Yes, that means you have to go find the tendon hammer and try and get those grumpy toddlers to walk for you!

Systemic features are common, with fever (50%), headache (40-50%) and vomiting (30%) occurring frequently. 10-30% will have seizures and case series have shown between 3-25% have concurrent spinal cord involvement.           

UK data suggests 25% of children with ADEM will need ICU level care. The majority of cases follow a monophasic course, but patients may have recurrence of initial symptoms (recurrent ADEM) or a second episode (multiphasic ADEM).


ADEM can occur at any age but is most common in children (mean age 5–8 years old), with a slight male predominance. Tracking the rate of ADEM is difficult as the majority of paediatric encephalitis hospitalisations never have a cause identified. Australian data identifies the incidence of ADEM at 0.68-0.79 per 100 000 person years in people aged < 14. Higher than quoted numbers in the US, UK and Asian countries.


The diagnosis of ADEM is clinical but MRI seems to be the most important investigation. T2 and FLAIR sequences will show multiple areas of demyelination in the brain and spine.

Case courtesy of Assoc Prof Frank Gaillard, Radiopaedia.org. From the case rID: 39817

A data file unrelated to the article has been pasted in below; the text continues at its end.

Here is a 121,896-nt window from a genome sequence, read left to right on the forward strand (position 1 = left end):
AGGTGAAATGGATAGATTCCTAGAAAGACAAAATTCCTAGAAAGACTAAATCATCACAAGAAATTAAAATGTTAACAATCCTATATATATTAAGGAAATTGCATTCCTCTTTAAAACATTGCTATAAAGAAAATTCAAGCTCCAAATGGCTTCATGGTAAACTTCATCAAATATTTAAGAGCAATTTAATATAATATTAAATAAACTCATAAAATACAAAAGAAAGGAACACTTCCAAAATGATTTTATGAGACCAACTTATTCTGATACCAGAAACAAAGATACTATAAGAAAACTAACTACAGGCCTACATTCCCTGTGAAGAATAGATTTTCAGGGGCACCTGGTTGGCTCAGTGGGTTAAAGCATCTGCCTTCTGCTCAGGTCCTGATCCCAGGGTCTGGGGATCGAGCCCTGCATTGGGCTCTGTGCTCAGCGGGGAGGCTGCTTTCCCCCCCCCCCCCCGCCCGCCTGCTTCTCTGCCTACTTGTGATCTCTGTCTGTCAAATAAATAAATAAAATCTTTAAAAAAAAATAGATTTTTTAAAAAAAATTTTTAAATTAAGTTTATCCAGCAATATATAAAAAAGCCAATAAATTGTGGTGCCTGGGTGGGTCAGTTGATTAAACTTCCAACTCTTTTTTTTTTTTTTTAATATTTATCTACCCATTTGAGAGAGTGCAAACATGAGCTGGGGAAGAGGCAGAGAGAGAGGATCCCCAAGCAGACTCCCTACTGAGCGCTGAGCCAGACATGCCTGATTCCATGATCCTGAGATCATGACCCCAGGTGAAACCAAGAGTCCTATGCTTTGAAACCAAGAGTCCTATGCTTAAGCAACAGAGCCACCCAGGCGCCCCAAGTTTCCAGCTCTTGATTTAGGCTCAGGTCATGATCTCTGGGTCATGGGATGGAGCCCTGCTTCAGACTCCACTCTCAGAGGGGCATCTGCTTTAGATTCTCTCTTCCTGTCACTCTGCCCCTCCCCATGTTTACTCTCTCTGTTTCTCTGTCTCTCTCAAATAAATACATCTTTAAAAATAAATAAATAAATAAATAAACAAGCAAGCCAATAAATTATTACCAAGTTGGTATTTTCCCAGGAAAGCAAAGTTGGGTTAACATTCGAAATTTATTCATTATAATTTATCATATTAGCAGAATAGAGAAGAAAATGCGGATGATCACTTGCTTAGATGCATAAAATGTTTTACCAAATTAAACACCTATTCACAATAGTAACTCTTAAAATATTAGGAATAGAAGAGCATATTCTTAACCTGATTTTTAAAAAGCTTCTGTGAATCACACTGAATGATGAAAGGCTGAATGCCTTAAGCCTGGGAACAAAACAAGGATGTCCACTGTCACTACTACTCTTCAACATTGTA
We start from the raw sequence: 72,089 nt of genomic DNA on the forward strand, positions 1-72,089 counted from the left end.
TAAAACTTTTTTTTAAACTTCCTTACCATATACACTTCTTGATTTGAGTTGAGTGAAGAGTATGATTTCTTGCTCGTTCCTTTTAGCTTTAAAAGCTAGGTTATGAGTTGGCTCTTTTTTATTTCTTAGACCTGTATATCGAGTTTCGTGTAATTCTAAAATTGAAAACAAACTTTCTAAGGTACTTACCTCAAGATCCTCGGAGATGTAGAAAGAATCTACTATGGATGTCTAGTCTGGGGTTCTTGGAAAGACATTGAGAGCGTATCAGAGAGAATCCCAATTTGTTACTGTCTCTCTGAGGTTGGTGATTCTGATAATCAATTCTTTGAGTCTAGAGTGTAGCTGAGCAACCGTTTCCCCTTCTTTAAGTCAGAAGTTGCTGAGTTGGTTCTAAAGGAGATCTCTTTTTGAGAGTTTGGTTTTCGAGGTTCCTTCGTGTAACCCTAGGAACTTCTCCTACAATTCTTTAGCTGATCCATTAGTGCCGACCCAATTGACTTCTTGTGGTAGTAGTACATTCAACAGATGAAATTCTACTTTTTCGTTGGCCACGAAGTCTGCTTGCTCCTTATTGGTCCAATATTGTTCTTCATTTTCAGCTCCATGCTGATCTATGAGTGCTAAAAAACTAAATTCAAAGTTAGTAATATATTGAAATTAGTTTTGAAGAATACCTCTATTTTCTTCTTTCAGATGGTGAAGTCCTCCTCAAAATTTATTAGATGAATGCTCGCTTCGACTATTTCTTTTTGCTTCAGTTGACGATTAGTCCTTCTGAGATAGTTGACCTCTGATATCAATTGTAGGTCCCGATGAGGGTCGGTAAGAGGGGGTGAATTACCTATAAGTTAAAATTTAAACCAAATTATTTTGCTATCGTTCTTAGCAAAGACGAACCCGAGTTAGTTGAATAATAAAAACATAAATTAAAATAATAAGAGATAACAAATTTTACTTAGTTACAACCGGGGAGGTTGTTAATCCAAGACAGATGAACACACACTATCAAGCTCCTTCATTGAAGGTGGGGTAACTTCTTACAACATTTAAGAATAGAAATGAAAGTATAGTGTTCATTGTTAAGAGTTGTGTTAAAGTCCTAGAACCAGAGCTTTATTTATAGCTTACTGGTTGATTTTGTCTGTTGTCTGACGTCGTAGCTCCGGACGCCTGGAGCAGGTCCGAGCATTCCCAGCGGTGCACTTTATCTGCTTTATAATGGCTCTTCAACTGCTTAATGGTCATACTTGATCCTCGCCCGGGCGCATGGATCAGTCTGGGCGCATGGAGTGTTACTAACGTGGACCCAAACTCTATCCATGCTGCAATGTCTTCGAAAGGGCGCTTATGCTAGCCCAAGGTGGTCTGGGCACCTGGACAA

CT is not sensitive and can be reported as normal.  Lumbar puncture may show pleocytosis and increased protein. EEG may show non-specific diffuse or less commonly focal slowing of background activity. 

Someone may ask you to order MOG IgG and aquaporin-4 (AQP4) IgG serum autoantibody. For me, these go into the bag of the “did ya” tubes. 

🤓 Definition: “Did ya” tubes.

A Hectorism. When taking blood, the process of storing excess in a serum storage tube in anticipation of a specialty registrar calling you back to ask for extra tests they have just read about on UpToDate.


In the emergency department, you will be faced with an encephalopathic child with focal neurology. The important differential to rule out in these children is acute CNS infection and these children should always be covered with antibiotics and antivirals.

The list of differentials is extremely long. The consensus guidelines for investigation of encephalitis list hits every major disease group.

Other key things to rule out are:

  • Space occupying lesion
  • Traumatic brain injury
  • Metabolic encephalopathy
  • Seizure disorder

It may be useful to frame this rare disease with something more familiar. Doesn’t this so far just sound like MS? Well yes, but there are important differences. The most relevant being that in MS there should not be any features of encephalopathy.

Image courtesy of: Dale RC, Branson JA Acute disseminated encephalomyelitis or multiple sclerosis: can the initial presentation help in establishing a correct diagnosis? Archives of Disease in Childhood 2005;90:636-639